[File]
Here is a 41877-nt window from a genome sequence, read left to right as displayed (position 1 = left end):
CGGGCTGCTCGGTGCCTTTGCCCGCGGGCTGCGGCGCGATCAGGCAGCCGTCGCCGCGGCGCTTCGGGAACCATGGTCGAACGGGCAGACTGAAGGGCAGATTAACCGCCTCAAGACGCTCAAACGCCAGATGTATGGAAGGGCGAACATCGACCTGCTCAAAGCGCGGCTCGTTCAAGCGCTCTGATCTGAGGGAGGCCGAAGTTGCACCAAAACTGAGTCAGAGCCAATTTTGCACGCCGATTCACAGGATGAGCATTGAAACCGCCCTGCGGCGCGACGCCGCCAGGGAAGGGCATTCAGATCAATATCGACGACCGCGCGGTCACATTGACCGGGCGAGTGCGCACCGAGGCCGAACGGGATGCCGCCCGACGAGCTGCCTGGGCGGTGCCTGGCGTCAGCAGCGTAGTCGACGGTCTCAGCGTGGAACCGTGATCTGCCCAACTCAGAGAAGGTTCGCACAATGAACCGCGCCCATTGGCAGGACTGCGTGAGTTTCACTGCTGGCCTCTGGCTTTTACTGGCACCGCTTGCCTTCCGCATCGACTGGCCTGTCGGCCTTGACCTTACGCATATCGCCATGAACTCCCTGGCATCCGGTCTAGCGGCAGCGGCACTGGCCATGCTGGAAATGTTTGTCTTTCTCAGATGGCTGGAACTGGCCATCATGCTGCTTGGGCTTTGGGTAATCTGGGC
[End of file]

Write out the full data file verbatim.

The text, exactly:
Here is a 41877-nt window from a genome sequence, read left to right as displayed (position 1 = left end):
CGGGCTGCTCGGTGCCTTTGCCCGCGGGCTGCGGCGCGATCAGGCAGCCGTCGCCGCGGCGCTTCGGGAACCATGGTCGAACGGGCAGACTGAAGGGCAGATTAACCGCCTCAAGACGCTCAAACGCCAGATGTATGGAAGGGCGAACATCGACCTGCTCAAAGCGCGGCTCGTTCAAGCGCTCTGATCTGAGGGAGGCCGAAGTTGCACCAAAACTGAGTCAGAGCCAATTTTGCACGCCGATTCACAGGATGAGCATTGAAACCGCCCTGCGGCGCGACGCCGCCAGGGAAGGGCATTCAGATCAATATCGACGACCGCGCGGTCACATTGACCGGGCGAGTGCGCACCGAGGCCGAACGGGATGCCGCCCGACGAGCTGCCTGGGCGGTGCCTGGCGTCAGCAGCGTAGTCGACGGTCTCAGCGTGGAACCGTGATCTGCCCAACTCAGAGAAGGTTCGCACAATGAACCGCGCCCATTGGCAGGACTGCGTGAGTTTCACTGCTGGCCTCTGGCTTTTACTGGCACCGCTTGCCTTCCGCATCGACTGGCCTGTCGGCCTTGACCTTACGCATATCGCCATGAACTCCCTGGCATCCGGTCTAGCGGCAGCGGCACTGGCCATGCTGGAAATGTTTGTCTTTCTCAGATGGCTGGAACTGGCCATCATGCTGCTTGGGCTTTGGGTAATCTGGGC